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g3rmanium

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Posts posted by g3rmanium

  1. I have looked up this problem, and have seen that the high-end loss specifically is attributed to quality/length issues with the cables I'm using.

     

    Here's what you should do. Find out the capacitance of your cable (*) and use the well-known 1/(2 * pi * R * C) formula (where R is the resistance of your pickup and C is the length of the cable times the capacitance per meter) to calculate the rolloff frequency.

     

    Example: I have a 16.8 K pickup and six meters of 76 pf/m cable. High frequency rolloff is at 1/(2 * pi * 16800 * (6 * 0,000 000 000 076)) = 20755 Hz. That's too high to cause any noticeable treble loss.

     

    You can also try cables with lower capacitance.

     

    (*) If your cable maker doesn't give you the details, buy from someone else.

  2. g3rmanium - I'm not sure what you mean when you refer to the DeArmond Tremolo as being "entirely mechanical". How is its operation mechanical rather than electronic?

     

    The only electronic thing in it is a motor. The tremolo is generated by shaking a cylinder. In that cylinder, there's a liquid that bleeds some of the signal to ground. No transistors.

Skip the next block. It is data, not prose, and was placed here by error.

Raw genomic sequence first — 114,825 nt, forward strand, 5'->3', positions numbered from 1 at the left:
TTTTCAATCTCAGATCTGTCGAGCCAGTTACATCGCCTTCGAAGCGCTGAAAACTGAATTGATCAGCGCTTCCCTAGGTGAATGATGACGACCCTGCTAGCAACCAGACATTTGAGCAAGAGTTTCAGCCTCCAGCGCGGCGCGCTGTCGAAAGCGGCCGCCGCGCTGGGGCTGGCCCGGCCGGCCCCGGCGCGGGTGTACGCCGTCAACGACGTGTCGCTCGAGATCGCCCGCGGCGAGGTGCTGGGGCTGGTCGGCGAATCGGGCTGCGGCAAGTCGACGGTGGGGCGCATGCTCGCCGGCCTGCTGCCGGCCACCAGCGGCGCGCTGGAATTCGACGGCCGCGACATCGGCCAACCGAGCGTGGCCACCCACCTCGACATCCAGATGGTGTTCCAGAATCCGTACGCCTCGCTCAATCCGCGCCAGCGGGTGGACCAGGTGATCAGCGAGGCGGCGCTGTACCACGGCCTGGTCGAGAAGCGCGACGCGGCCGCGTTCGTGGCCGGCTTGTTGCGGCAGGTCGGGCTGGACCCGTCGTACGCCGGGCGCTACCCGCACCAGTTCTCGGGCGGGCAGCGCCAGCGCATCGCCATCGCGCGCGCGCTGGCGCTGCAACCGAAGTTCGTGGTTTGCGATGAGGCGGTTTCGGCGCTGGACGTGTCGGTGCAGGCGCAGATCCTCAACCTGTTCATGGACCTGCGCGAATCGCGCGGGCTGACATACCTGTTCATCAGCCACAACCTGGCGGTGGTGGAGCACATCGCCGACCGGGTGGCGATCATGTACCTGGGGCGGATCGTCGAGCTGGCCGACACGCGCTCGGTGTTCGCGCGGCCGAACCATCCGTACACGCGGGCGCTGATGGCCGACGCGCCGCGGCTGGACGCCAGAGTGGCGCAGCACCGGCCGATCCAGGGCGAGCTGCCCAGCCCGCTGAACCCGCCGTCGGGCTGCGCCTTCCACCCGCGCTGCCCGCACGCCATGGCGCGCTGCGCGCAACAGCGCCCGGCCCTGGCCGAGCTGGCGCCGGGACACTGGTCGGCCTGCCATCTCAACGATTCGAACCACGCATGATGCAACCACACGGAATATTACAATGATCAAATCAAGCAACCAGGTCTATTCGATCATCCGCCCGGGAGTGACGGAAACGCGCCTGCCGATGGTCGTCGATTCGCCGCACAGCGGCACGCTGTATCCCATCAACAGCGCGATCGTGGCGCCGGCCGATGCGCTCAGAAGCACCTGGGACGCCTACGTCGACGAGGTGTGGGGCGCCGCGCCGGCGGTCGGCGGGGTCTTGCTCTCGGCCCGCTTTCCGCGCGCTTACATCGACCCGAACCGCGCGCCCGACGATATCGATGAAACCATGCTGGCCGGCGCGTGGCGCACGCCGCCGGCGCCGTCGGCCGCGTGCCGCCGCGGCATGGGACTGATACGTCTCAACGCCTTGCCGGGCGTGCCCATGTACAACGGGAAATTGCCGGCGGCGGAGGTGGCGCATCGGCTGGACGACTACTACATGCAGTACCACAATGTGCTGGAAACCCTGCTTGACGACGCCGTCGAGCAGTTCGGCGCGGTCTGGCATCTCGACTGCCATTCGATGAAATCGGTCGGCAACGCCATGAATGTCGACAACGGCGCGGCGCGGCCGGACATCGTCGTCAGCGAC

3. Eww.



    Technically, I think the sound has something to do with the 500 K volume knob. If you keep the gain at about unity, you'll have a resistance of maybe 300 K. And, from what I know, that is making it sound very dull. Of course, you could crank it, and I guess that's how most people use it, but keep in mind it's a loud pedal.

    The other thing that bugs me is that the drive knob is a log pot from what I know. The transition between low and medium gain is very small.

    I'm sure one could build an Eternity-clone that sounds better and is more usable. :wave:

  4. I have no experience in switching out pickups, will this be too difficult for me to do myself?



    I don't know about your guitar or your pickups, but when I switched pickups in my Ibanez, the wiring (Seymour Duncans) was awfully thin. Make sure you have a steady hand and a soldering iron with a sharp tip.

  5. Anyone ever hear or own one?



    Yeah, had one for a couple of years. Cleans are good. Crunch is good too. Lead isn't really. Lifeless sounding. Impossible or near-impossible to service because it looks worse than a {censored}ing computer in the inside. Some ICs and electrolytics on the signal path. Features but no tone.

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